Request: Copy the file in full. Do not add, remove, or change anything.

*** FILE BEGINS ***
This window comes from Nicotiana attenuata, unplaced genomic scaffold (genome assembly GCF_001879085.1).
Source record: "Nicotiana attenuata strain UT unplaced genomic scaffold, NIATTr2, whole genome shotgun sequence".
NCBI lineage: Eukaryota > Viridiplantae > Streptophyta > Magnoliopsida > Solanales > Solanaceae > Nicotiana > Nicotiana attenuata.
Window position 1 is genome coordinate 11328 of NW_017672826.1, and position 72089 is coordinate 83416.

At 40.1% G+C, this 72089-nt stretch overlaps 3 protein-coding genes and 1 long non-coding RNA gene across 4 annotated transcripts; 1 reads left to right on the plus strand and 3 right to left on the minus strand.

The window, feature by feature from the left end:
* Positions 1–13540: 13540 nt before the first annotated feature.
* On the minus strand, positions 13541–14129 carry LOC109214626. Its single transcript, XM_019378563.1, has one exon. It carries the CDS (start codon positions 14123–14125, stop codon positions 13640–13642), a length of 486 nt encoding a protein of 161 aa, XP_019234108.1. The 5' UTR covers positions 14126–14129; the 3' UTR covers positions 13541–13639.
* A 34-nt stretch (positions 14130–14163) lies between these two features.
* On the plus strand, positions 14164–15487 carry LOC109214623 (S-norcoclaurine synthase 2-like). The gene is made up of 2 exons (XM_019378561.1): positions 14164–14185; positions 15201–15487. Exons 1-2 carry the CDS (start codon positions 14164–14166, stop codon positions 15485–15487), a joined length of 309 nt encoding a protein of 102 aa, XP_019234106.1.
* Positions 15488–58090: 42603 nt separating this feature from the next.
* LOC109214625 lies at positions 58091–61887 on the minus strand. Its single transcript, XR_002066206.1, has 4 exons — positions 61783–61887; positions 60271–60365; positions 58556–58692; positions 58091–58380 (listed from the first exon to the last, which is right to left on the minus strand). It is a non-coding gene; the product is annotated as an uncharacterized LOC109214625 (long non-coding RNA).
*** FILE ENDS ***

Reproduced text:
This window comes from Nicotiana attenuata, unplaced genomic scaffold (genome assembly GCF_001879085.1).
Source record: "Nicotiana attenuata strain UT unplaced genomic scaffold, NIATTr2, whole genome shotgun sequence".
NCBI lineage: Eukaryota > Viridiplantae > Streptophyta > Magnoliopsida > Solanales > Solanaceae > Nicotiana > Nicotiana attenuata.
Window position 1 is genome coordinate 11328 of NW_017672826.1, and position 72089 is coordinate 83416.

At 40.1% G+C, this 72089-nt stretch overlaps 3 protein-coding genes and 1 long non-coding RNA gene across 4 annotated transcripts; 1 reads left to right on the plus strand and 3 right to left on the minus strand.

The window, feature by feature from the left end:
* Positions 1–13540: 13540 nt before the first annotated feature.
* On the minus strand, positions 13541–14129 carry LOC109214626. Its single transcript, XM_019378563.1, has one exon. It carries the CDS (start codon positions 14123–14125, stop codon positions 13640–13642), a length of 486 nt encoding a protein of 161 aa, XP_019234108.1. The 5' UTR covers positions 14126–14129; the 3' UTR covers positions 13541–13639.
* A 34-nt stretch (positions 14130–14163) lies between these two features.
* On the plus strand, positions 14164–15487 carry LOC109214623 (S-norcoclaurine synthase 2-like). The gene is made up of 2 exons (XM_019378561.1): positions 14164–14185; positions 15201–15487. Exons 1-2 carry the CDS (start codon positions 14164–14166, stop codon positions 15485–15487), a joined length of 309 nt encoding a protein of 102 aa, XP_019234106.1.
* Positions 15488–58090: 42603 nt separating this feature from the next.
* LOC109214625 lies at positions 58091–61887 on the minus strand. Its single transcript, XR_002066206.1, has 4 exons — positions 61783–61887; positions 60271–60365; positions 58556–58692; positions 58091–58380 (listed from the first exon to the last, which is right to left on the minus strand). It is a non-coding gene; the product is annotated as an uncharacterized LOC109214625 (long non-coding RNA).